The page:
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Lost in Birmingham

Birmingham is changing by the week. With all the rebuilding going on at present, it’s unrecognisable to a longtime but irregular visitor like myself. My method of navigating via landmarks I could remember from the old days (such as St Martin in the Bullring, pictured) wasn’t much help while I searched for the new Conservatoire building, somewhere amidst a heap of new architecture, and arrived at Young Composers’ Project at least half an hour late.

This didn’t seem to worry the folks at laid-back YCP, where a high end professional string trio was preparing to workshop some interesting music by YCP graduate Natalie Roe (now at RWCMD). Kirsty Devaney set up this miraculous project almost seven years ago, and I’ve written about it before. School-age students with a creative interest in music are able to attend monthly Sunday sessions which include individual tuition and advice.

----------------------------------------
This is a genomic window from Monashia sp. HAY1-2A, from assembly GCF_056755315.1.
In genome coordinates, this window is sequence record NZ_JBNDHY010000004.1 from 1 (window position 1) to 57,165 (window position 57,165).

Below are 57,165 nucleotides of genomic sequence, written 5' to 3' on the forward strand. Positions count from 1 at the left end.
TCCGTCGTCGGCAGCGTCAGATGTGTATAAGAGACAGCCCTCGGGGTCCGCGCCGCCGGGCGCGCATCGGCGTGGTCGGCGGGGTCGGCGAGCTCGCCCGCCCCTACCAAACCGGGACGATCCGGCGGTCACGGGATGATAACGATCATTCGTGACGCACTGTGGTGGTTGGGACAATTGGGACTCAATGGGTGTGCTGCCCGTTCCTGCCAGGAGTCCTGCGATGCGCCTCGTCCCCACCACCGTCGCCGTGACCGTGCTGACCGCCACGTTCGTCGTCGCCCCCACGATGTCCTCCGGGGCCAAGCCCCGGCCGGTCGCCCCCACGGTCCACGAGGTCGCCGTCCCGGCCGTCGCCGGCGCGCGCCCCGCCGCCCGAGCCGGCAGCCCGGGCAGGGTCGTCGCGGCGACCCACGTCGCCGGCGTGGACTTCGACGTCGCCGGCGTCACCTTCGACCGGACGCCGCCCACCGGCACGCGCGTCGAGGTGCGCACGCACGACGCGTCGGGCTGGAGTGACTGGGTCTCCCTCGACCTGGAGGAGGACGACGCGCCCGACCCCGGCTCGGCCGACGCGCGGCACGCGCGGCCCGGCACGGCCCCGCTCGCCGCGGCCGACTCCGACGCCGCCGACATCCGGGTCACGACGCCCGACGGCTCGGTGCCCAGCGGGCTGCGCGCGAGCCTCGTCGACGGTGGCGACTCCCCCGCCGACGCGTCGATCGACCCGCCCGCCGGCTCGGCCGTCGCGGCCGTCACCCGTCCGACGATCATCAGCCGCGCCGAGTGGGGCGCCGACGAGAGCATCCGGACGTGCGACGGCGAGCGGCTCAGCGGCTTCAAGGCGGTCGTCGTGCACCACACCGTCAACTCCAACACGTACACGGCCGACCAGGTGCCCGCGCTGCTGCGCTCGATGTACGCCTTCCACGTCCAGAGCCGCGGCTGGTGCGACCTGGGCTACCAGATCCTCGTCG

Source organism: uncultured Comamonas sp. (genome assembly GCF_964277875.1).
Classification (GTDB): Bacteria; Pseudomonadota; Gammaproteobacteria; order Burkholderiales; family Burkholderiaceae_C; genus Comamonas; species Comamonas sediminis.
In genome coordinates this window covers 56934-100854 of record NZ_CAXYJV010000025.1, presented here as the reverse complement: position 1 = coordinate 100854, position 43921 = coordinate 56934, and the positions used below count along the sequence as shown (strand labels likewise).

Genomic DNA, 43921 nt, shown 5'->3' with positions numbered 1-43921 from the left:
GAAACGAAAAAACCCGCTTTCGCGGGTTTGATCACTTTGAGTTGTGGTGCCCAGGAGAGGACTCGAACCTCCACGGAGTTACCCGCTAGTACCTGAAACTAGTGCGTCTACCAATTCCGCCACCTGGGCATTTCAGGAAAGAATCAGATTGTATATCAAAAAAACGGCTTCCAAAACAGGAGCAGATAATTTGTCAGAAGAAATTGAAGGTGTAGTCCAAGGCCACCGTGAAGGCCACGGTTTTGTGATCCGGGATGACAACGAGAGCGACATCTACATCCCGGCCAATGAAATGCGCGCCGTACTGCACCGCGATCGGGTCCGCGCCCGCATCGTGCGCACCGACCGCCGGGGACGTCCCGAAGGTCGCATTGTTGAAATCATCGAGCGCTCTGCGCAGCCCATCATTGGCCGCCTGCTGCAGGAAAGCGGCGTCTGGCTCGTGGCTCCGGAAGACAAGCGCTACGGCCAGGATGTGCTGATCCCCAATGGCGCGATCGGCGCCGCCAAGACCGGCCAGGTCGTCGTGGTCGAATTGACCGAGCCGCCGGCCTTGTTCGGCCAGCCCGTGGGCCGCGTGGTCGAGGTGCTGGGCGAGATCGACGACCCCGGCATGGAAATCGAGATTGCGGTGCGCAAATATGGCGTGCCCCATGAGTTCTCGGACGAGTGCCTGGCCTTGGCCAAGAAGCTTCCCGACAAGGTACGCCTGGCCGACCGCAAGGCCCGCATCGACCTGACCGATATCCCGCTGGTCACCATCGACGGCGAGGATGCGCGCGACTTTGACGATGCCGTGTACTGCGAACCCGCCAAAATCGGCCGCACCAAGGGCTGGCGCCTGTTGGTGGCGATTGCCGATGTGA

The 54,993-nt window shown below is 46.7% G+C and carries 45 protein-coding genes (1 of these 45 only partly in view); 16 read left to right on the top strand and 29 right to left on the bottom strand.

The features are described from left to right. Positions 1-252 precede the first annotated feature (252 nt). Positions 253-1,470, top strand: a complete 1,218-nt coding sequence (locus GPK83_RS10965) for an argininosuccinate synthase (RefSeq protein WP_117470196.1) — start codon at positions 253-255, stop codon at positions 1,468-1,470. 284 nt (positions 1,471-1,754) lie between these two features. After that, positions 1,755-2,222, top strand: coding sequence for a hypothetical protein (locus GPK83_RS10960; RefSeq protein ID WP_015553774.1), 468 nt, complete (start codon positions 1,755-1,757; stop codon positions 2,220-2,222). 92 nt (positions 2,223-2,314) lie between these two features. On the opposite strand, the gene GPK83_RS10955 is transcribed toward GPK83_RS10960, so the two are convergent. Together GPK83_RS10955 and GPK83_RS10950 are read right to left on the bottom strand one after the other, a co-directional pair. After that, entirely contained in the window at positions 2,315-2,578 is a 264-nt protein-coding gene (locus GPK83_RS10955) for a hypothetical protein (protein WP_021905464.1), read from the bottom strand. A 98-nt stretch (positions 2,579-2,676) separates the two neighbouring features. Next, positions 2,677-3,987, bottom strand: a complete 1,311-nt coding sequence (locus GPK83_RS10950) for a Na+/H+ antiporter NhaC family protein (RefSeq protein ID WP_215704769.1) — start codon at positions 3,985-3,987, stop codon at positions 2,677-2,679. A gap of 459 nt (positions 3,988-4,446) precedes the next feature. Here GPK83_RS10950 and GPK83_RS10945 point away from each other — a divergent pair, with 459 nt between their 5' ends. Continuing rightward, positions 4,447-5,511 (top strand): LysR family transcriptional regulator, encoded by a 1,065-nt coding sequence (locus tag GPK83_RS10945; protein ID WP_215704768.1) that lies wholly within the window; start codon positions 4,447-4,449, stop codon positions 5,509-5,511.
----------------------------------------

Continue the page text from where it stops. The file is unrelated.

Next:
It’s a boon for state school students who may not otherwise have access to activities like this. A key feature is that YCP’s teachers are mostly students themselves, and are therefore good role models, being much closer to the issues their tutees are facing. Another successful aspect is that the group meets just every few weeks, which seems to be enough to whet the appetite. But how generous of those concerned (Royal Birmingham Conservatoire included) to make sure this lack in our national education system is being at least partially addressed. It did not surprise me to learn shortly after this visit that the RAM is planning to start a similar Sunday scheme, concerned by the lack of state school pupils amongst their composition applicants.




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